private static Map CACHE = new Hashtable();
          // map of Templates objects
    private String xslFileName;
          // the filename of stylesheet and key to map
    private Transformer transformer; 

    public XslTransformer (String theXslFileName)
        throws TransformerConfigurationException
    {
        xslFileName  = theXslFileName;
        
        Templates templates = (Templates)CACHE.get(theXslFileName);
        if (templates == null)
        {
            TransformerFactory factory =
                       TransformerFactory.newInstance();

            templates = factory.newTemplates
                        (new StreamSource(xslFileName));

            CACHE.put(theXslFileName, templates);
        }
        transformer  = templates.newTransformer();
    }

    public void transform(Source xmlSource, Result result)
        throws TransformerException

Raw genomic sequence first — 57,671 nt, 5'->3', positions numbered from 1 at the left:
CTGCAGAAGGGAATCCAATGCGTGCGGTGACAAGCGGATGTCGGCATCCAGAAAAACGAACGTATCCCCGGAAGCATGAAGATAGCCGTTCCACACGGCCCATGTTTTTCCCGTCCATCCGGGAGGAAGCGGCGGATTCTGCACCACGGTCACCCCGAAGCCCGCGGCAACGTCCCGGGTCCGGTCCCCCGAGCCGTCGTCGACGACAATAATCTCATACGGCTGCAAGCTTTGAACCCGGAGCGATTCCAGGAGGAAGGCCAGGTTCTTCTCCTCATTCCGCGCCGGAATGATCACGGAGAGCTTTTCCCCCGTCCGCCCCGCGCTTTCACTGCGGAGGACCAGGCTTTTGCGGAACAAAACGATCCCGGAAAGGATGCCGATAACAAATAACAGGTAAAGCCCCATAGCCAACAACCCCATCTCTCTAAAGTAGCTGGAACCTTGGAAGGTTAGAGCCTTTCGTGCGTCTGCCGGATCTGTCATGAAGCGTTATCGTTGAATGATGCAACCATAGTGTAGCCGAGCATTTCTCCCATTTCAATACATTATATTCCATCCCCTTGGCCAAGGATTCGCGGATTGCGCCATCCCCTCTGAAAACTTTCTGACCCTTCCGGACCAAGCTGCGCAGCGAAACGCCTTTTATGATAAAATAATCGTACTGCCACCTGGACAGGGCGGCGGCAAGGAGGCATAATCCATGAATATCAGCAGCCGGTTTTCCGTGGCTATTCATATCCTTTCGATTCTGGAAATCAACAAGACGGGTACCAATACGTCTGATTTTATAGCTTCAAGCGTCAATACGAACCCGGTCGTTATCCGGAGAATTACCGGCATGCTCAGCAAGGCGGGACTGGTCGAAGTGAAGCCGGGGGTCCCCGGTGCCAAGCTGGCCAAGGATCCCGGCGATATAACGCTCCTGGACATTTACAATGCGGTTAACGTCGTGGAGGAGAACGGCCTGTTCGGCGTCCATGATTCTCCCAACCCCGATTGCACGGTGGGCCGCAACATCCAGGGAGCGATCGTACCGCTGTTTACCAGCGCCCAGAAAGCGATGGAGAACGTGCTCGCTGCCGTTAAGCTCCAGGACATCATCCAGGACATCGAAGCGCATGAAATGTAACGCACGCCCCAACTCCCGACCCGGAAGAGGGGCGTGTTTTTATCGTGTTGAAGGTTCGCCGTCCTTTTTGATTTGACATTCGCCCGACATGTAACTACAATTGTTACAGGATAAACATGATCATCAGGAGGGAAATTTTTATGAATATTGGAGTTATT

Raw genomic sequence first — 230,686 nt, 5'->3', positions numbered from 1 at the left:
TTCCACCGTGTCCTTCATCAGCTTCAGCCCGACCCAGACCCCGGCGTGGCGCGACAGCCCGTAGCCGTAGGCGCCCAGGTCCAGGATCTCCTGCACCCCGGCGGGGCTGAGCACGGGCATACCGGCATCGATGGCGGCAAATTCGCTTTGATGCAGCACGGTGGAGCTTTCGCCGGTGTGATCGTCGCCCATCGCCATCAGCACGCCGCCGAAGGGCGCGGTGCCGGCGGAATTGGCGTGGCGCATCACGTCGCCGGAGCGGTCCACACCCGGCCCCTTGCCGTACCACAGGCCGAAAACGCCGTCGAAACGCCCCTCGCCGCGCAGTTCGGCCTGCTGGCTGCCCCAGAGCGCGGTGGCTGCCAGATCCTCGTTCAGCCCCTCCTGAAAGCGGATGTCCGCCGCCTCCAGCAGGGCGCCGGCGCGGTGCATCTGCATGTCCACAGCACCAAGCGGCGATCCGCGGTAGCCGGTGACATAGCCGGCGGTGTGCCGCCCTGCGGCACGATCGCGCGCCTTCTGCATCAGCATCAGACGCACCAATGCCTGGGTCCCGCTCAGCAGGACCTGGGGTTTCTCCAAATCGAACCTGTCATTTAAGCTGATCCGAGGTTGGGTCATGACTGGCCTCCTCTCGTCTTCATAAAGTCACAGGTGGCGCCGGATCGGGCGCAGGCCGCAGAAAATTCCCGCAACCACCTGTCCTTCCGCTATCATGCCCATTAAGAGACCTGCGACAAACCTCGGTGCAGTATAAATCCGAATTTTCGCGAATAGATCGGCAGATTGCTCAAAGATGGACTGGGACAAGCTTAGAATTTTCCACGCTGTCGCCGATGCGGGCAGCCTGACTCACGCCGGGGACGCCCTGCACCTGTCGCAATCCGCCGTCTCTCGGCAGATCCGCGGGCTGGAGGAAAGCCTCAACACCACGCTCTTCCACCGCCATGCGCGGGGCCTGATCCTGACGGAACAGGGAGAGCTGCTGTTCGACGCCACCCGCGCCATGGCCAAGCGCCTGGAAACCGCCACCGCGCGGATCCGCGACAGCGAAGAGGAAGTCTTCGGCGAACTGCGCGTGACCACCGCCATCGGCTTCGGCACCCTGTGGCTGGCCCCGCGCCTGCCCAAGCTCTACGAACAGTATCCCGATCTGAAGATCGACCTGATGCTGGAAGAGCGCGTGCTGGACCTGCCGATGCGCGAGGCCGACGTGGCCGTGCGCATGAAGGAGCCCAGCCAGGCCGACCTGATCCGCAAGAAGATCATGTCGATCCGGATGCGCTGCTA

{
    transformer.transform(xmlSource, result);
    }

    public static void main(String[] args) throws Exception
    {
        if (args.length != 3)
        {
            System.out.println("usage: XslTransformer
                                <xmlFile> <xslFile> <outFile>");
            return;
        }
        String xmlFile = args[0];
        String xslFile = args[1];
        String outFile = args[2];
        
        XslTransformer xform = new XslTransformer(xslFile);
        xform.transform( new StreamSource(xmlFile)
                       , new StreamResult(outFile)
                       );
  }
}

In our constructor, the filename of the stylesheet is passed as an argument. We first look to see if we already have a Templates object for the stylesheet in the cache. If not, we ask the TransformerFactory for a new Templates object via newTemplates() rather than for a new Transformer object via newTransformer() as in the first example. Then we store the Templates object in the cache so that subsequent transformations using this stylesheet will use the version in the cache.

We are still using a Transformer object to do the transformation. However, we get the transformer by asking the Templates object for a new Transformer object via newTransformer(). Tranformations are performed by passing a Source and Result to the transform() method.